FILe - In this July 9, 2018 file photo, Harvey Weinstein arrives to court in New York.

Judge OKs Weinstein suit, cites casting couch’s history

Actress Kadian Noble can sue disgraced Hollywood mogul for violating sex trafficking laws

  • Aug. 14, 2018 11:45 a.m.

A New York judge has ruled that an aspiring actress can sue Harvey Weinstein for violating sex trafficking laws because the proverbial casting couch, in which women are asked to trade sex for Hollywood opportunities, could be considered a “commercial sex act.”

U.S. District Judge Robert W. Sweet said the lawsuit filed by Kadian Noble last fall was fairly brought under sex trafficking laws Congress passed that had an “expansive” definition of what could be considered a commercial sex act. His ruling, dated Monday, was filed publicly Tuesday.

He rejected arguments by Weinstein’s lawyers that nothing of value was exchanged between Noble and Weinstein in 2014 when they watched her demo reel in a Cannes, France, hotel room before Weinstein allegedly molested her and forced her into a bathroom to watch him masturbate.

Weinstein denies wrongdoing. His lawyers did not immediately return a request for comment.

“For an aspiring actress, meeting a world-renowned film producer carries value, in and of itself,” Sweet wrote. “The opportunity, moreover, for the actress to sit down with that producer in a private meeting to review her film reel and discuss a promised film role carries value that is career-making and life-changing.

“The contention, therefore, that Noble was given nothing of value — that the expectation of a film role, of a modeling meeting, of ‘his people’ being ‘in touch with her’ had no value — does not reflect modern reality,” the judge continued.

He included a footnote at the word “reality,” citing sources that explain that the concept of the “‘casting couch’ — in which aspiring actors and actresses are promised valuable professional opportunities in exchange for sexual favours — has been in the American lexicon for nearly a century.”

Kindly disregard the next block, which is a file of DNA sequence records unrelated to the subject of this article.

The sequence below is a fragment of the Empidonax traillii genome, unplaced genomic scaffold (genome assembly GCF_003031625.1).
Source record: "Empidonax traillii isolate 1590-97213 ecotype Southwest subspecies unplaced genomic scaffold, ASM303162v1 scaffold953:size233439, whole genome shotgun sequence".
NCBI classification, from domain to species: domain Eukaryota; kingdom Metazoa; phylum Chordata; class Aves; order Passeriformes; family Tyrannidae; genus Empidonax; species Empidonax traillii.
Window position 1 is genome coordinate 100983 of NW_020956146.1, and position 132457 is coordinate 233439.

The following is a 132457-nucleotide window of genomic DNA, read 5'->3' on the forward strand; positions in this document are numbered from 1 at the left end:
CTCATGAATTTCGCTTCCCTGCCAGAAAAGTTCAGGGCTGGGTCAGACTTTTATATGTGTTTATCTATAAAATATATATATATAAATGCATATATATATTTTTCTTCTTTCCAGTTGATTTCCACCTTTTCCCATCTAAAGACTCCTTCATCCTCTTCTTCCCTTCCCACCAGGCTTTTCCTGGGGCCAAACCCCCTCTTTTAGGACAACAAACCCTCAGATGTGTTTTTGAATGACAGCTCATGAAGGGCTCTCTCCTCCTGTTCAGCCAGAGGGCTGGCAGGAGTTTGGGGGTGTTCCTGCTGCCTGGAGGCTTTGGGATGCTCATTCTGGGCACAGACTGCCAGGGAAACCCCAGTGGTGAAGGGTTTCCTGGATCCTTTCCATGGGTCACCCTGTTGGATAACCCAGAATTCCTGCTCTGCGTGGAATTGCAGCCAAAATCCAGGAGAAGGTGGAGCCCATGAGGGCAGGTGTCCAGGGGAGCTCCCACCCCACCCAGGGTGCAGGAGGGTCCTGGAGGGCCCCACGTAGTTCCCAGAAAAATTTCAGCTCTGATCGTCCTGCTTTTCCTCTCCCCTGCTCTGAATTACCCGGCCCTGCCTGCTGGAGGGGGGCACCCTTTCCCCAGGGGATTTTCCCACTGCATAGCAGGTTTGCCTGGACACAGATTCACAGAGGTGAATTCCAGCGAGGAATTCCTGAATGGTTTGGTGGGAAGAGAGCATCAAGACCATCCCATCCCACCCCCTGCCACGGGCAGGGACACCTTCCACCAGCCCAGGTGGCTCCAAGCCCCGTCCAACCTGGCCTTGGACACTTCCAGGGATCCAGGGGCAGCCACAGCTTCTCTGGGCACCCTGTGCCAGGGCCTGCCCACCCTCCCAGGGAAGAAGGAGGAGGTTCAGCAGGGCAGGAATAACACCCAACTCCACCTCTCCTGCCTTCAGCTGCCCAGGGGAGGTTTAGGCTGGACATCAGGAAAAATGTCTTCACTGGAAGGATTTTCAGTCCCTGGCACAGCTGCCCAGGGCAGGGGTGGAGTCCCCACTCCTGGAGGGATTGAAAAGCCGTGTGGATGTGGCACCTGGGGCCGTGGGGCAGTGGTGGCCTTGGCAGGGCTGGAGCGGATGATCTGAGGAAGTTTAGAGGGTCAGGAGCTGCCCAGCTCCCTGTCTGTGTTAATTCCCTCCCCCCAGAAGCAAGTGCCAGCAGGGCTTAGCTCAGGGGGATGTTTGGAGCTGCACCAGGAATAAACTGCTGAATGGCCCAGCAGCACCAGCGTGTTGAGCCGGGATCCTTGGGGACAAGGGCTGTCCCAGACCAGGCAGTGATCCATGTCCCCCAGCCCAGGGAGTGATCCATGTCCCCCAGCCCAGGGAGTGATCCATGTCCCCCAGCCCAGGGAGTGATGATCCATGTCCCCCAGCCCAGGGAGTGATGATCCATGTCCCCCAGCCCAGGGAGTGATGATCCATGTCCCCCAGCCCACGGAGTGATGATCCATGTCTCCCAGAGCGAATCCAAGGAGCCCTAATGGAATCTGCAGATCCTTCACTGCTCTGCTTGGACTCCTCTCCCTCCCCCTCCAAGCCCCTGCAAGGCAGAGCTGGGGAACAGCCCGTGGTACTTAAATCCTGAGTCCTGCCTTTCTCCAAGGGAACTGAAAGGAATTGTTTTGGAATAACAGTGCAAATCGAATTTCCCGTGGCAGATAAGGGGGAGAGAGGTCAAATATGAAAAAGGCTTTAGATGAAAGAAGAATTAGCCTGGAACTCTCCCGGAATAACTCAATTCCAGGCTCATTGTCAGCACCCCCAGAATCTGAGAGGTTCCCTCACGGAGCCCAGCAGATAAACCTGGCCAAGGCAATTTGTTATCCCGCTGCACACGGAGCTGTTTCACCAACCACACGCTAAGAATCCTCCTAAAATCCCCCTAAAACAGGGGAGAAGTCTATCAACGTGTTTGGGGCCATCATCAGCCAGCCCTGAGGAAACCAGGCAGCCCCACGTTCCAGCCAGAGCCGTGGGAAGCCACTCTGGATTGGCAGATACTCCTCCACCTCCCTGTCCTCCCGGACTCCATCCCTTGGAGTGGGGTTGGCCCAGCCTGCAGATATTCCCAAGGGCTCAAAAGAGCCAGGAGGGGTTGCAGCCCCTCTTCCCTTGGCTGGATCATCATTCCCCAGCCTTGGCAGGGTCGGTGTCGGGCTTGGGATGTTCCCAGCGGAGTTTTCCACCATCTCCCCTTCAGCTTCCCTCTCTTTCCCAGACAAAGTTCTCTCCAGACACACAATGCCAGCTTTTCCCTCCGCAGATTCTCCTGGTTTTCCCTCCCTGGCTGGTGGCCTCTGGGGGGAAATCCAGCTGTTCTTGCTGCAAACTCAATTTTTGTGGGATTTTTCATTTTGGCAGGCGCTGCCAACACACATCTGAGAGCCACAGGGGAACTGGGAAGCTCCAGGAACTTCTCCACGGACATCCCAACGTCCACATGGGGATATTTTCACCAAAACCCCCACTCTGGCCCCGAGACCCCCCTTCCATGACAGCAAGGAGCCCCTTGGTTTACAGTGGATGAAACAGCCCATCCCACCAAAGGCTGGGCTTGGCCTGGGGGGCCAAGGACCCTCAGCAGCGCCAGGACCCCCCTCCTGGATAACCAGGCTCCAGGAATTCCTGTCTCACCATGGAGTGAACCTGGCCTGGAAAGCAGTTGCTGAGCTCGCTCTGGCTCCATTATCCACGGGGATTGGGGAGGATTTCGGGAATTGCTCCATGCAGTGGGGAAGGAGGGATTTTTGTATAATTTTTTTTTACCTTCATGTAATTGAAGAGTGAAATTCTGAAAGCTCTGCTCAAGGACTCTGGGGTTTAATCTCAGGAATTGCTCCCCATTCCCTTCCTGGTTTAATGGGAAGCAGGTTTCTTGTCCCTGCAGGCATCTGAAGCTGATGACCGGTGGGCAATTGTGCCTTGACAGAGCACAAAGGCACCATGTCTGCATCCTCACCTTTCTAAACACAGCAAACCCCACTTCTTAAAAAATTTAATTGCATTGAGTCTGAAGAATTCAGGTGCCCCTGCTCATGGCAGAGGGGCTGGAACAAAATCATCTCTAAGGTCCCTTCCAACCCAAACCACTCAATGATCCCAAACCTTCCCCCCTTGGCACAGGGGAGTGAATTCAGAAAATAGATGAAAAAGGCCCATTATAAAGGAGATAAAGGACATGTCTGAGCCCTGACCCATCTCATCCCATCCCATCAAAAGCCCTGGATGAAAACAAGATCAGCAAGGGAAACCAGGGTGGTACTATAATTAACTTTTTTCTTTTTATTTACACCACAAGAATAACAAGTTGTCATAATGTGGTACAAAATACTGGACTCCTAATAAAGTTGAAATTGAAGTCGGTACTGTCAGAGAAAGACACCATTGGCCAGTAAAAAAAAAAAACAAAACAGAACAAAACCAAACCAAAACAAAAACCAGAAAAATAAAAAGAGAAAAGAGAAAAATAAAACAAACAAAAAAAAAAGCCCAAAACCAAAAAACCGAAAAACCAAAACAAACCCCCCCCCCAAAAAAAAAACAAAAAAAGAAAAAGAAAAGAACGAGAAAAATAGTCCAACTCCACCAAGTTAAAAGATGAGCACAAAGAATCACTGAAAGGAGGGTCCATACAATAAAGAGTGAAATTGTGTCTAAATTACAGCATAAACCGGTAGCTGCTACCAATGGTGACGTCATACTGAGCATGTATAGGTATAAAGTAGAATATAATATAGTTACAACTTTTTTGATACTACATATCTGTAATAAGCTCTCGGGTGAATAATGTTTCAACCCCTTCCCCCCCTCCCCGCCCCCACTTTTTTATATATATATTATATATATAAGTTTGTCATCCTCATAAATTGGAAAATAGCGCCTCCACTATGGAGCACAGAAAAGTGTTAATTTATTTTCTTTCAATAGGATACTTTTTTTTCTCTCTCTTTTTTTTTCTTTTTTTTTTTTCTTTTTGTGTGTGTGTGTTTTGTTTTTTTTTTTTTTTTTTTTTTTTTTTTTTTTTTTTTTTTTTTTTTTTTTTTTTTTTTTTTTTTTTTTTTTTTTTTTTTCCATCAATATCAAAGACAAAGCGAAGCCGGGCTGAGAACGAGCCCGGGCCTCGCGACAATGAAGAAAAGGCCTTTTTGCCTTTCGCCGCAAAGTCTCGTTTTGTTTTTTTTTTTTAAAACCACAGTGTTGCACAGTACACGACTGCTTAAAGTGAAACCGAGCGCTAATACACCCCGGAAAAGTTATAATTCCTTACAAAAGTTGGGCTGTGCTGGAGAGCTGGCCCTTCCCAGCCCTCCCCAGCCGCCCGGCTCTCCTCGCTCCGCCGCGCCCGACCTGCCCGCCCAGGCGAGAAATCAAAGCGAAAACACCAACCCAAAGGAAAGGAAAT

READ MORE: Harvey Weinstein to surrender in sex misconduct probe: officials

Weinstein claimed through his lawyers that letting the lawsuit proceed to trial means sex trafficking laws now cover all sexual activity between adults when one person holds power and influence over the other.

Sweet said that even if the prospect of a film role, a modeling meeting or a continued professional relationship with Weinstein were not enough to constitute “things of value” necessary under the sex trafficking statute, then her “reasonable expectation of receiving those things in the future, based on Harvey’s repeated representations that she would, is sufficient.”

Sweet also dismissed Weinstein’s brother from the lawsuit.

Larry Neumeister, The Associated Press

Like us on Facebook and follow us on Twitter

Just Posted

Growls and Hugs for Feb. 20

Someone or something got your hackles up? Or maybe someone made you… Continue reading

Okanagan Shuswap weather: Hold on to your toque, wind and snow today

The sun will be hiding behind the clouds for the next few days

Revelstoke Acrobats bring home nine medals

Gymnastics club leaps to success on trampoline and double mini trampoline

Branching out: learning to ski at Revelstoke Mountain Resort

It’s the first time at the hill for the editor of Revelstoke Review

‘It consumed my life’: Inside the world of gaming addiction

World Health Organization classifies gaming disorder as a mental health condition

Tonight’s sporting event costs more than the Super Bowl, and Obama is going

Tickets are going for more than $4,000 to watch the Duke - North Carolina basketball game

West Kelowna family builds 9-foot tall snowman

A family in Glenrosa is making the most out of the snow

Elk herd crossing Highway 97A in search of food

Snow at higher elevations forces herd to move into valleys

CRTC report finds ‘misleading, aggressive’ sales tactics used by telecom industry

Report recommends measures to make a fairer situation for consumers

Guilty plea from one woman accused of stealing from Central Okanagan Hospice Association

A woman accused of bilking the hospice association of thousands of dollars made a court appearance.

Trudeau takes personal hit amid SNC-Lavalin controversy: poll

Overall, 41 per cent of respondents believed the prime minister had done something wrong in the affair

B.C. photographer captures otters on ice

A Langley photographer was at the right place at the right time on the Fraser River

Most Read